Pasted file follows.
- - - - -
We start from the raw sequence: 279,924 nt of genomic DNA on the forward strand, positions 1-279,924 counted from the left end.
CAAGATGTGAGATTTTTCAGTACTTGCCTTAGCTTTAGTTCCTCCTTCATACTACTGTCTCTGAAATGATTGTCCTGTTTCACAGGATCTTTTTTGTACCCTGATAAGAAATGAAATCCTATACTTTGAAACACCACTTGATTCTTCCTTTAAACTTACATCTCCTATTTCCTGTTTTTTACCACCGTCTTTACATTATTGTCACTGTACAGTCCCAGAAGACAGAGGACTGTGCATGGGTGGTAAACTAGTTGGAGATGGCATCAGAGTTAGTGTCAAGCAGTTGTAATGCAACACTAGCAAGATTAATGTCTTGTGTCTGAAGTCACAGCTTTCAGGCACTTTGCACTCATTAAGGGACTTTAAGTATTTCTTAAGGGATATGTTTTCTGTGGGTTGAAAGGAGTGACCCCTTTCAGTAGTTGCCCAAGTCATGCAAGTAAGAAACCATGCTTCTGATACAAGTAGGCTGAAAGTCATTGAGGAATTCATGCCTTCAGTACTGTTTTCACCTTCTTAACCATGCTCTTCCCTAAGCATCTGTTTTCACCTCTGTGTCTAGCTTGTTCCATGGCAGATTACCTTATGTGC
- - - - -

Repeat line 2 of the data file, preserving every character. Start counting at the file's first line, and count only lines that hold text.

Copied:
CAAGATGTGAGATTTTTCAGTACTTGCCTTAGCTTTAGTTCCTCCTTCATACTACTGTCTCTGAAATGATTGTCCTGTTTCACAGGATCTTTTTTGTACCCTGATAAGAAATGAAATCCTATACTTTGAAACACCACTTGATTCTTCCTTTAAACTTACATCTCCTATTTCCTGTTTTTTACCACCGTCTTTACATTATTGTCACTGTACAGTCCCAGAAGACAGAGGACTGTGCATGGGTGGTAAACTAGTTGGAGATGGCATCAGAGTTAGTGTCAAGCAGTTGTAATGCAACACTAGCAAGATTAATGTCTTGTGTCTGAAGTCACAGCTTTCAGGCACTTTGCACTCATTAAGGGACTTTAAGTATTTCTTAAGGGATATGTTTTCTGTGGGTTGAAAGGAGTGACCCCTTTCAGTAGTTGCCCAAGTCATGCAAGTAAGAAACCATGCTTCTGATACAAGTAGGCTGAAAGTCATTGAGGAATTCATGCCTTCAGTACTGTTTTCACCTTCTTAACCATGCTCTTCCCTAAGCATCTGTTTTCACCTCTGTGTCTAGCTTGTTCCATGGCAGATTACCTTATGTGC